Thanks to hybrid hydraulics, there is something especially awesome in the power of the next generation of garbage and delivery trucks that will soon be rolling through your neighborhood. Although they may still look like big, bulky trucks, inside they boast hydraulic power-train systems that are significantly more energy and fuel efficient than similar conventional or gasoline-electric hybrid vehicles. If hybrid hydraulics prove their mettle for more industrial uses, cars may not be far behind.
A hydraulic system replaces all of the electronic components of an gas-electric hybrid (starter motor, generators, controllers, batteries, etcetera) with three parts: a small diesel motor–powered pump, a hydraulic motor and an accumulator. (Hydraulic-powered vehicles also contain an electric battery to power secondary equipment such as lights or a radio.)
The diesel pump pushes hydraulic fluid into the accumulator to reach pressures of up to 385 kilograms per square centimeter. By pressing down on the accelerator, the driver releases that pressurized fluid from the accumulator to then drive the hydraulic motor.
The best analogy might be a person operating a handheld air pump to pressurize a balloon, says Joe Kovach, group vice president of technology and innovation for Cleveland-based Parker Hannifin Corp.'s Hydraulics Group. In this comparison the person equals the pump, which drives air (technically a fluid) into the balloon, and the balloon represents the accumulator. The energy that can be harnessed comes from the force of the air released from the balloon.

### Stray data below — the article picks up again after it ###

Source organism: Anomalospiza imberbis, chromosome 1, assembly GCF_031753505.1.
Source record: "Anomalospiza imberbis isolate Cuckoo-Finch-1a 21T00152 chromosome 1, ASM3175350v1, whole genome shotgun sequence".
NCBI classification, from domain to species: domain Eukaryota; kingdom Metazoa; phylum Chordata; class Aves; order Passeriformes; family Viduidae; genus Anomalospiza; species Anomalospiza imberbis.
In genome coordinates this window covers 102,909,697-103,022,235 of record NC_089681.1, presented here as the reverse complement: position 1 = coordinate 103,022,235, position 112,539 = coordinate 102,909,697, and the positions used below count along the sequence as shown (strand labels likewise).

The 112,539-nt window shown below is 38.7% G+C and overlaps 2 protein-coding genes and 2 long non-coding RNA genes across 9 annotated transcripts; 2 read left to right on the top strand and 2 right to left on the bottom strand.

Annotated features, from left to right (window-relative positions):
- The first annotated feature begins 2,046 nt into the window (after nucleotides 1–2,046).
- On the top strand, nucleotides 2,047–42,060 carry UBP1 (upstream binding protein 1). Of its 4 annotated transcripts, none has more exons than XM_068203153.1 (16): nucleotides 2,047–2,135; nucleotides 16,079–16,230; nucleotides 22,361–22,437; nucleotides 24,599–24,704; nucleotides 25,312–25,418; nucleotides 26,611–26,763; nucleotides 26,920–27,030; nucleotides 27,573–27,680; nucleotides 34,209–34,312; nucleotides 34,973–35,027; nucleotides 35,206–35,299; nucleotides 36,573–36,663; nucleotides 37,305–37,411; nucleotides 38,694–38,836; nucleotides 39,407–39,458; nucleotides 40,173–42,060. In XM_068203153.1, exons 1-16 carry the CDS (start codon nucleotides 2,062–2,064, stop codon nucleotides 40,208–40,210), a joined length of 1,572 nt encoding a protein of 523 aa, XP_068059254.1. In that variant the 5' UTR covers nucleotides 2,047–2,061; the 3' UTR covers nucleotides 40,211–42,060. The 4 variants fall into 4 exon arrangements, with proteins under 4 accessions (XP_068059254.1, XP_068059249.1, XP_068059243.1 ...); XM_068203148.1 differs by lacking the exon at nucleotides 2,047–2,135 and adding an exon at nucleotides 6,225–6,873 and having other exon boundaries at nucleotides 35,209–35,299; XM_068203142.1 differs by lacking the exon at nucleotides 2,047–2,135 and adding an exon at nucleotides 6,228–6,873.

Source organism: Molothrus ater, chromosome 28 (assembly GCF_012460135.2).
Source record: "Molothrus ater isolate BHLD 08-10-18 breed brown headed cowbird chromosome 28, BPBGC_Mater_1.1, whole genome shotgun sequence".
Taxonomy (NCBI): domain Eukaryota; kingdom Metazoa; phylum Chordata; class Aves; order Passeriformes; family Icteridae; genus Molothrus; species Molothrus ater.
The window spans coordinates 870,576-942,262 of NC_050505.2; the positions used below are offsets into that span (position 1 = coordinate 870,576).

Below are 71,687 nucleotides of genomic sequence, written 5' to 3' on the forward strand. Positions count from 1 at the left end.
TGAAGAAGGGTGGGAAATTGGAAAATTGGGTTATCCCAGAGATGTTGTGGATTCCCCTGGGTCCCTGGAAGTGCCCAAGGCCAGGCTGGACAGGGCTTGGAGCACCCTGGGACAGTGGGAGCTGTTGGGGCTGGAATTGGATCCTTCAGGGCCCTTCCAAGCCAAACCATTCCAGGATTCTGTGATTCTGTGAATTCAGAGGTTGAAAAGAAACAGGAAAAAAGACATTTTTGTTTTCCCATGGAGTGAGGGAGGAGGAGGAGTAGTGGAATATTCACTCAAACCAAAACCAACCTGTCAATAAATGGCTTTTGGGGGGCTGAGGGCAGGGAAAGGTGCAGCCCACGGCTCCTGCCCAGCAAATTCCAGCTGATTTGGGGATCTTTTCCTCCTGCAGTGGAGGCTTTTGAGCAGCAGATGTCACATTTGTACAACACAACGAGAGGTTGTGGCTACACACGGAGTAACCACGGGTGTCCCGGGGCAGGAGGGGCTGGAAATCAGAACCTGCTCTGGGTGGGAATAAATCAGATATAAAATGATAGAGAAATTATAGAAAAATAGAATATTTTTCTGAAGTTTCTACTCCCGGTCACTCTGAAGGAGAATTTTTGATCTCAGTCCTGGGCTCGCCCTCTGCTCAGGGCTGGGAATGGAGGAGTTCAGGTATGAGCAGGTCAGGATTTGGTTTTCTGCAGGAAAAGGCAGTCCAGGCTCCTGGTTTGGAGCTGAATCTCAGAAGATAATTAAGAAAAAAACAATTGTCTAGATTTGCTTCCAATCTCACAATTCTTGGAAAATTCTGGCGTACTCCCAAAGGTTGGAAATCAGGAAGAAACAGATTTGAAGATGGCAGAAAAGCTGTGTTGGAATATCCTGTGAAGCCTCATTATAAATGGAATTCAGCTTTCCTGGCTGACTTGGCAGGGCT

"We think it's quite possibly the most cost-effective technology to achieve high fuel efficiency with low carbon emissions," says John Kargul, director of technology transfer with the U.S. Environmental Protection Agency's (EPA) Office of Transportation and Air Quality in Ann Arbor, Mich. Since the early 1990s Kargul and his research team have been testing hybrid hydraulic systems as a core drive-train technology for roughly 20 different sizes of vehicles—from 1,500-kilogram passenger cars to 18,000-kilogram commercial trucks. They also partner with automotive manufacturers including Ford Motor Co., Parker Hannifin and Eaton Corp. as well as delivery companies UPS and FedEx to design, build and field-test prototype vehicles.
They have found several compelling reasons to employ hybrid hydraulic systems for a range of larger, heavier vehicles—trucks and buses as well as military, construction and dock-loading equipment. For starters, these systems can store and discharge energy much faster than electric batteries. They provide 10 times the power in the same size and space as a hybrid electrical system.
Perhaps most vital of all, these vehicles have demonstrated up to 50 percent fuel reduction compared with the latest, most fuel-efficient conventional garbage trucks, Kovach says, adding that recent field trials of trucks equipped with Parker Hannifin's new RunWise hydraulic system in Detroit, Las Vegas and Miami even "freaked out" the garbage truck drivers. "They kept saying, 'There's something wrong with the gas pump,'" says Kovach, whose company will roll out a dozen new hybrid hydraulic refuse trucks in Miami in September. "They were used to putting 44 gallons of gas or diesel fuel in every day, and now they were putting in an average of 22 gallons of fuel."